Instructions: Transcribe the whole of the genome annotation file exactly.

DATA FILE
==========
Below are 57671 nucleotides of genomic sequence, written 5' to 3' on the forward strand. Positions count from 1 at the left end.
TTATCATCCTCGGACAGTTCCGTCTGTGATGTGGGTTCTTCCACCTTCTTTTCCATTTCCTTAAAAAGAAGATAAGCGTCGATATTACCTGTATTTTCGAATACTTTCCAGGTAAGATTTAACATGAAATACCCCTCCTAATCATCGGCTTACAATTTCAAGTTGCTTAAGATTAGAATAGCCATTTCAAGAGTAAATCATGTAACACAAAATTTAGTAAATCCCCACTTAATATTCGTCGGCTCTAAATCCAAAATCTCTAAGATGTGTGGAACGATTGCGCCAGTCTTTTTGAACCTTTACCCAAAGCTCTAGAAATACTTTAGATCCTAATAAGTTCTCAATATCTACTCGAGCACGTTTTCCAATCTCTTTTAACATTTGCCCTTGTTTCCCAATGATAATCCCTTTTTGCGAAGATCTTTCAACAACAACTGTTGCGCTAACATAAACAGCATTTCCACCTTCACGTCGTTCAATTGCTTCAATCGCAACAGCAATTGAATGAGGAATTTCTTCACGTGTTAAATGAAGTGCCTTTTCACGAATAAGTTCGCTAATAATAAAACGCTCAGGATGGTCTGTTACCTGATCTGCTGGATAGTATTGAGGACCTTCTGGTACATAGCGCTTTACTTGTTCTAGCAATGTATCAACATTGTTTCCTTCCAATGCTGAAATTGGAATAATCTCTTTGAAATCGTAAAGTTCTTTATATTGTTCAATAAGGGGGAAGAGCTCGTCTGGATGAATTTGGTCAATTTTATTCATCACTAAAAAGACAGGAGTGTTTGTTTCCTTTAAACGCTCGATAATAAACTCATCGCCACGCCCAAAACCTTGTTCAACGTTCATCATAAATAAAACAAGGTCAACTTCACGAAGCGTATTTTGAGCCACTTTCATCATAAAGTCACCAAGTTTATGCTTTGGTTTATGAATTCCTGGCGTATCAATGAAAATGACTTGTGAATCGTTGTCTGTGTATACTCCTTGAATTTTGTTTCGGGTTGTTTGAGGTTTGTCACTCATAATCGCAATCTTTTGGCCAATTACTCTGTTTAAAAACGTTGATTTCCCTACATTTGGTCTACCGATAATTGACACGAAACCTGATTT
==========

Below are 57671 nucleotides of genomic sequence, written 5' to 3' on the forward strand. Positions count from 1 at the left end.
TTATCATCCTCGGACAGTTCCGTCTGTGATGTGGGTTCTTCCACCTTCTTTTCCATTTCCTTAAAAAGAAGATAAGCGTCGATATTACCTGTATTTTCGAATACTTTCCAGGTAAGATTTAACATGAAATACCCCTCCTAATCATCGGCTTACAATTTCAAGTTGCTTAAGATTAGAATAGCCATTTCAAGAGTAAATCATGTAACACAAAATTTAGTAAATCCCCACTTAATATTCGTCGGCTCTAAATCCAAAATCTCTAAGATGTGTGGAACGATTGCGCCAGTCTTTTTGAACCTTTACCCAAAGCTCTAGAAATACTTTAGATCCTAATAAGTTCTCAATATCTACTCGAGCACGTTTTCCAATCTCTTTTAACATTTGCCCTTGTTTCCCAATGATAATCCCTTTTTGCGAAGATCTTTCAACAACAACTGTTGCGCTAACATAAACAGCATTTCCACCTTCACGTCGTTCAATTGCTTCAATCGCAACAGCAATTGAATGAGGAATTTCTTCACGTGTTAAATGAAGTGCCTTTTCACGAATAAGTTCGCTAATAATAAAACGCTCAGGATGGTCTGTTACCTGATCTGCTGGATAGTATTGAGGACCTTCTGGTACATAGCGCTTTACTTGTTCTAGCAATGTATCAACATTGTTTCCTTCCAATGCTGAAATTGGAATAATCTCTTTGAAATCGTAAAGTTCTTTATATTGTTCAATAAGGGGGAAGAGCTCGTCTGGATGAATTTGGTCAATTTTATTCATCACTAAAAAGACAGGAGTGTTTGTTTCCTTTAAACGCTCGATAATAAACTCATCGCCACGCCCAAAACCTTGTTCAACGTTCATCATAAATAAAACAAGGTCAACTTCACGAAGCGTATTTTGAGCCACTTTCATCATAAAGTCACCAAGTTTATGCTTTGGTTTATGAATTCCTGGCGTATCAATGAAAATGACTTGTGAATCGTTGTCTGTGTATACTCCTTGAATTTTGTTTCGGGTTGTTTGAGGTTTGTCACTCATAATCGCAATCTTTTGGCCAATTACTCTGTTTAAAAACGTTGATTTCCCTACATTTGGTCTACCGATAATTGACACGAAACCTGATTT